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Najam You See Him, Najam You Don’t

Najam You See Him, Najam You Don’t

There’s a lot to love about Pakistan.

Everyone is smiling. The place is relatively clean. The weather, while hot, is no worse than a searing Melbourne summer. The food, oh the food, is simply glorious. No one serves better barbecued meats like this place.

I’ve written in an earlier journal that having an allotted appointment rarely means that it will occur. It is something that I’m not used to and I find it at times frustrating.

Today the time genie struck again.

Najam Sethi is the head of the PCB. A man who is doing an amazing job to re-open Pakistan to cricket.

My story about cricket in Pakistan will not be complete without an interview with him. So we locked one in for 3pm.

To fit Najam into our shooting schedule, we had to bump some other activities. Plans to spend a day in a rural village were thrown out, as was a scheduled trip to the Wagah border. Both would have been extremely cool things to do, but from a production perspective, neither come close to an interview with Najam.

We arrived at the PCB at around 2.45pm.

The PCB marketing honchos led us into a waiting room.

 At the waiting room

At the waiting room

“Najam isn’t here yet. Let's have the interview with the Chief Curator before the chairman's interview?”

“Sure. Why not.”

The PCB Headquarters reside at the Gaddafi Stadium. We were ushered down into a basement where Agha Zahid was enjoying some tea.

 Interviewing Agha Zahid

Interviewing Agha Zahid

Agha is a man just shy of his 65th birthday. He played one solitary Test for Pakistan against the West Indies, but here, it seems that to have real influence within cricket, it’s a condition that must be met.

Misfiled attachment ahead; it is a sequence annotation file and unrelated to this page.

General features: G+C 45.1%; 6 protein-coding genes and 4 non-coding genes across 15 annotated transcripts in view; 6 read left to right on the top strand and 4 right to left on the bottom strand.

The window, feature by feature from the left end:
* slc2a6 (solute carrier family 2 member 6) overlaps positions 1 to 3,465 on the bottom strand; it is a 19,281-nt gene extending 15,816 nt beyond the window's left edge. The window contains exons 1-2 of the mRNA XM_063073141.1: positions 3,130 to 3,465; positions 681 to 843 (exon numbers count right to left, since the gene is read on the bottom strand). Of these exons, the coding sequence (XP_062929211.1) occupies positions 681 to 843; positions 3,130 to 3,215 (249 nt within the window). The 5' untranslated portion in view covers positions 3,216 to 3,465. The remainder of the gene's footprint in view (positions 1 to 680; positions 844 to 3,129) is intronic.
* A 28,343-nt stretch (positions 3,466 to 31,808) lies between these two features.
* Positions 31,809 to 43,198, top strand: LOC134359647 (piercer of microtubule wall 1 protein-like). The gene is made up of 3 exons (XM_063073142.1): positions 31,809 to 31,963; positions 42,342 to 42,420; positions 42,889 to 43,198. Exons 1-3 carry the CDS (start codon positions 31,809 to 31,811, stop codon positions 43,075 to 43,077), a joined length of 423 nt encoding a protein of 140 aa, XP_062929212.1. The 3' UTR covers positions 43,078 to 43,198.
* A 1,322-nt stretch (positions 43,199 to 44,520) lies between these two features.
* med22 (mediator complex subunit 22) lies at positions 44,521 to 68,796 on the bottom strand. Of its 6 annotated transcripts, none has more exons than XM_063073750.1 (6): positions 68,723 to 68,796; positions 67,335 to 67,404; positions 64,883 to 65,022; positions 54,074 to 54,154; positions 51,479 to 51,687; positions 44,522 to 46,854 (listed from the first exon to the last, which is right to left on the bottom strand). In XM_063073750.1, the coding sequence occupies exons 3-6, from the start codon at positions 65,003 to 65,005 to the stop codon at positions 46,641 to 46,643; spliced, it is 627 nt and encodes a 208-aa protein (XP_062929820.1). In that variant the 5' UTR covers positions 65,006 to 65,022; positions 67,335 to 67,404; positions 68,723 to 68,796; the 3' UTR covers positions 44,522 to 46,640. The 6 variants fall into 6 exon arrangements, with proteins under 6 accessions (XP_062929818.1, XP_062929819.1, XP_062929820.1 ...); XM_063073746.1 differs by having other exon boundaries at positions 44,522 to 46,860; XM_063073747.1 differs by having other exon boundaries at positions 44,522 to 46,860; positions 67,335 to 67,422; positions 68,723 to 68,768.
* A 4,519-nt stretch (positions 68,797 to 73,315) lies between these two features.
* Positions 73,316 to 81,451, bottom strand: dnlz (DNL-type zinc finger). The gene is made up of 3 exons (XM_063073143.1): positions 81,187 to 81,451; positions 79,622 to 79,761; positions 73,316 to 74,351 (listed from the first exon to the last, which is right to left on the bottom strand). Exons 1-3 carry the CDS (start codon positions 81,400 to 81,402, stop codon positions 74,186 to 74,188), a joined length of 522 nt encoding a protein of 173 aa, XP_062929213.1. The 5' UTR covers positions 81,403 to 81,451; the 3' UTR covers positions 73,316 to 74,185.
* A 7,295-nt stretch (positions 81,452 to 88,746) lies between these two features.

We decided to shoot on the ground. Agha tells me he first visited this stadium in 1965 and has seen plenty of cricket here over the years.

I ask him what cricket means to Pakistan.

“Love, passion and pride.”

We bring out a drone to film the ground from the air. Via an iPhone connected to an antenna, the crew do this with a lot of precision. It hovers 650 meters above the ground taking footage of Gaddafi and the surrounding areas. I kind of expect a Pakistani fighter jet to come soaring by and shoot it down.

 The sight screen

The sight screen

But none do. Oh well.

By 3.30pm, we are back in the PCB offices waiting for Najam again. One of his senior guys tells us there is good and bad news.

The bad news is that Najam is under the weather and won't be able to meet today. The good news is that he has invited us to his place in two days’ time. The bad news is that we plan to be in another city at that time, interviewing somebody else. The good news is that we can split our camera crews up and do both. The bad news is that there's still a chance neither interview will happen.

Emmad Hameed is the PCB’s Manager of Media, Communications and Marketing. A senior guy who is also an official spokesman for the cricketing body. He joins us for dinner at an outdoor restaurant behind the stadium.

More barbecued meats. This is so good.

I had a list of questions prepared for Najam that I throw at Emmad instead. He’s a savvy and intelligent 30-something year old. The conversation is at times intense as I probe into the PCB’s role as custodian of the game in Pakistan.

 The groundsman at Gaddafi

The groundsman at Gaddafi

Emmad plays with a straight bat at one question. The rest he tackles head on, helping me solidify my view that nothing is ever black or white. It is more nuanced than that.

I take a quick glance at the local newspaper when I reach my hotel to help unwind. There has been a suicide bombing in Quetta. A city in the western part of the country near the Afghan border. It is nowhere near Lahore. But the bomber targeted the anti-terrorism chief of the region.

This is sobering, as I was riding in the same car as the guy with the same title in Karachi only a few days back.

What if they had gone after him?

 Site of the blast

Site of the blast

I reach out to him and offer my condolences at the loss of a colleague. I can’t imagine how he is feeling.

On one hand, I feel immensely safe here in Pakistan. On the other hand, there are still pockets of localized terrorism.

I’m struggling to piece this puzzle together. How can I tell people it is safe here when this kind of thing is happening? But I feel extremely comfortable moving around the cities.

There are many layers to the Pakistani onion. I’ve still only peeled back a few.

The Dennis Does Pakistan project would not have been possible without the support of Pakistan Cables. Follow the project here:

Dennis Does Pakistan